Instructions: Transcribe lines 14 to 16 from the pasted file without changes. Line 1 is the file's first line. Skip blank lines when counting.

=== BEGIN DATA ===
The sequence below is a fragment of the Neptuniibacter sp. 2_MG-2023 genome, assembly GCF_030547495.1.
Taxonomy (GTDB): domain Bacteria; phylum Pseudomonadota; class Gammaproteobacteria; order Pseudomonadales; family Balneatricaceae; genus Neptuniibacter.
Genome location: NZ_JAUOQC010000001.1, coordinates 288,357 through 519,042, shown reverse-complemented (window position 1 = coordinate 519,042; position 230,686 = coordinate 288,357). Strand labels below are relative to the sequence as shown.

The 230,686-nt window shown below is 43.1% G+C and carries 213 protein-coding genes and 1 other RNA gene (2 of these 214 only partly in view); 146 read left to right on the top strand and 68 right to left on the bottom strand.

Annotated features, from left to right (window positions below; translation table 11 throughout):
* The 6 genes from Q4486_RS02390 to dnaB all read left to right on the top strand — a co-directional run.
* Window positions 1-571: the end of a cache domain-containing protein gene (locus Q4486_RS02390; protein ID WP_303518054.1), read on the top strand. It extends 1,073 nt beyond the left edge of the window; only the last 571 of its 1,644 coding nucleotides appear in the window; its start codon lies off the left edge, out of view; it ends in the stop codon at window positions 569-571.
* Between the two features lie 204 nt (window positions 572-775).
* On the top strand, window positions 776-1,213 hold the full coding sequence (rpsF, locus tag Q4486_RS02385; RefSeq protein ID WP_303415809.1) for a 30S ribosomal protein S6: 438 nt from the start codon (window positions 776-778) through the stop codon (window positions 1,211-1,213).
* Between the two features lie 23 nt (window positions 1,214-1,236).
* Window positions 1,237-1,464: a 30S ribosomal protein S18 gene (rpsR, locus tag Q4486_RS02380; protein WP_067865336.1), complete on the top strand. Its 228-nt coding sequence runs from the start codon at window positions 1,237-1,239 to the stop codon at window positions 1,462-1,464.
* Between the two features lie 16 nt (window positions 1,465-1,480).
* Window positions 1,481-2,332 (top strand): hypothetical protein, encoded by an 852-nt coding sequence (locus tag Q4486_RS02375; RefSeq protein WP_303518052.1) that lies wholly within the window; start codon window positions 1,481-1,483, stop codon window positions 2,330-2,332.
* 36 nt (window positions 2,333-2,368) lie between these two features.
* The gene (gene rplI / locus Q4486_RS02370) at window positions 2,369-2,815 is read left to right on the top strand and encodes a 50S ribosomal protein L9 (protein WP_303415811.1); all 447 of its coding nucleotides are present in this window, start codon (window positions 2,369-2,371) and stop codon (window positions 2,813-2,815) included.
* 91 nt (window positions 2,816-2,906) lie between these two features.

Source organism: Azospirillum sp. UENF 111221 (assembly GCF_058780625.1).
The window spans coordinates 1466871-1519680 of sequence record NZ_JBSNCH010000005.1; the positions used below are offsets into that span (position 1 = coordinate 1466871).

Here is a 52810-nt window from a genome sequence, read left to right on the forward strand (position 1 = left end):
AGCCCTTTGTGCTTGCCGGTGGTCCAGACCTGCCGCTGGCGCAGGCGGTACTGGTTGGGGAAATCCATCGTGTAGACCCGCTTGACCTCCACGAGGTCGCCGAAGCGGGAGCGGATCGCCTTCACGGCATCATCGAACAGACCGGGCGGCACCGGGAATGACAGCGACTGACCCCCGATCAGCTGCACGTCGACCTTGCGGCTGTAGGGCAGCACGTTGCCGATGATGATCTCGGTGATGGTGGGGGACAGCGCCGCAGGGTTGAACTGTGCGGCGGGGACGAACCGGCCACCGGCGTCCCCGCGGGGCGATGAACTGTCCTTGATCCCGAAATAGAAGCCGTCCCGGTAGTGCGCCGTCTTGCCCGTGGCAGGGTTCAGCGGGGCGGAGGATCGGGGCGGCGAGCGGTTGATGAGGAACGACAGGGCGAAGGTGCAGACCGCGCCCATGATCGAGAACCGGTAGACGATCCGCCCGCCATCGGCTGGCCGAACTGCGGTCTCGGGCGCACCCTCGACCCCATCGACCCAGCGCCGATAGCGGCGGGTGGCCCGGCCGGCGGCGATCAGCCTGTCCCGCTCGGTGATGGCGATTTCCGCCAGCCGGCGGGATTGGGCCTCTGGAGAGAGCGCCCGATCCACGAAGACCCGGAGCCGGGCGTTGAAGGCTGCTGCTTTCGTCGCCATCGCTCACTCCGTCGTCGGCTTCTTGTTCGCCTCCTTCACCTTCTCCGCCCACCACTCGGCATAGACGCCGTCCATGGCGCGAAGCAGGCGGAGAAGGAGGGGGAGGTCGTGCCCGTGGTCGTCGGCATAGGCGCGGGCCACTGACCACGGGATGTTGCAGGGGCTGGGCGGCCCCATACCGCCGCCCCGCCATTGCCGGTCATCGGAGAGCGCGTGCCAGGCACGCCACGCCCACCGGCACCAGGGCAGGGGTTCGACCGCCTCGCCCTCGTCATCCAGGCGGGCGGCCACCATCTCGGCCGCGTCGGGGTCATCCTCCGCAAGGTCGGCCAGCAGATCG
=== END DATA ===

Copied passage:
* 36 nt (window positions 2,333-2,368) lie between these two features.
* The gene (gene rplI / locus Q4486_RS02370) at window positions 2,369-2,815 is read left to right on the top strand and encodes a 50S ribosomal protein L9 (protein WP_303415811.1); all 447 of its coding nucleotides are present in this window, start codon (window positions 2,369-2,371) and stop codon (window positions 2,813-2,815) included.
* 91 nt (window positions 2,816-2,906) lie between these two features.